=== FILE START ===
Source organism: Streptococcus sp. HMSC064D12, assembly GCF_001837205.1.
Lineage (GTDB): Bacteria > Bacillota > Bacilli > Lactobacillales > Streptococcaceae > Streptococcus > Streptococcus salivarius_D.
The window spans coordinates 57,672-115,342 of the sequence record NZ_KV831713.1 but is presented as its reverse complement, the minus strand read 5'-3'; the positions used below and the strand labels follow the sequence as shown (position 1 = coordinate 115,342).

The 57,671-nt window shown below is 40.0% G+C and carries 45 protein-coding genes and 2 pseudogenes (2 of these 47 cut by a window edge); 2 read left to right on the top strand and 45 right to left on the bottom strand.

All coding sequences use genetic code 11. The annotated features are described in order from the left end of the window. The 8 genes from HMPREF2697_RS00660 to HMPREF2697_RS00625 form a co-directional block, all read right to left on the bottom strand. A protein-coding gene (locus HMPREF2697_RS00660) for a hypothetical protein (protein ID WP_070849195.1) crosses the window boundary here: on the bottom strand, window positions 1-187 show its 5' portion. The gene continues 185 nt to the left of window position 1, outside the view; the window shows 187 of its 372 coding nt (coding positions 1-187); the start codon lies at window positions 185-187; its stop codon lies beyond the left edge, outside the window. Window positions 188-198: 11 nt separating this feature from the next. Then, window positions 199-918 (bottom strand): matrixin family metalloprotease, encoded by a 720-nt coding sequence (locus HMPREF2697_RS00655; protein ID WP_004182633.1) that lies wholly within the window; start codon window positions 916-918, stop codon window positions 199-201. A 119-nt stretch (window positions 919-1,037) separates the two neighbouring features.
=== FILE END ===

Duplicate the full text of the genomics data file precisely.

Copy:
Source organism: Streptococcus sp. HMSC064D12, assembly GCF_001837205.1.
Lineage (GTDB): Bacteria > Bacillota > Bacilli > Lactobacillales > Streptococcaceae > Streptococcus > Streptococcus salivarius_D.
The window spans coordinates 57,672-115,342 of the sequence record NZ_KV831713.1 but is presented as its reverse complement, the minus strand read 5'-3'; the positions used below and the strand labels follow the sequence as shown (position 1 = coordinate 115,342).

The 57,671-nt window shown below is 40.0% G+C and carries 45 protein-coding genes and 2 pseudogenes (2 of these 47 cut by a window edge); 2 read left to right on the top strand and 45 right to left on the bottom strand.

All coding sequences use genetic code 11. The annotated features are described in order from the left end of the window. The 8 genes from HMPREF2697_RS00660 to HMPREF2697_RS00625 form a co-directional block, all read right to left on the bottom strand. A protein-coding gene (locus HMPREF2697_RS00660) for a hypothetical protein (protein ID WP_070849195.1) crosses the window boundary here: on the bottom strand, window positions 1-187 show its 5' portion. The gene continues 185 nt to the left of window position 1, outside the view; the window shows 187 of its 372 coding nt (coding positions 1-187); the start codon lies at window positions 185-187; its stop codon lies beyond the left edge, outside the window. Window positions 188-198: 11 nt separating this feature from the next. Then, window positions 199-918 (bottom strand): matrixin family metalloprotease, encoded by a 720-nt coding sequence (locus HMPREF2697_RS00655; protein ID WP_004182633.1) that lies wholly within the window; start codon window positions 916-918, stop codon window positions 199-201. A 119-nt stretch (window positions 919-1,037) separates the two neighbouring features.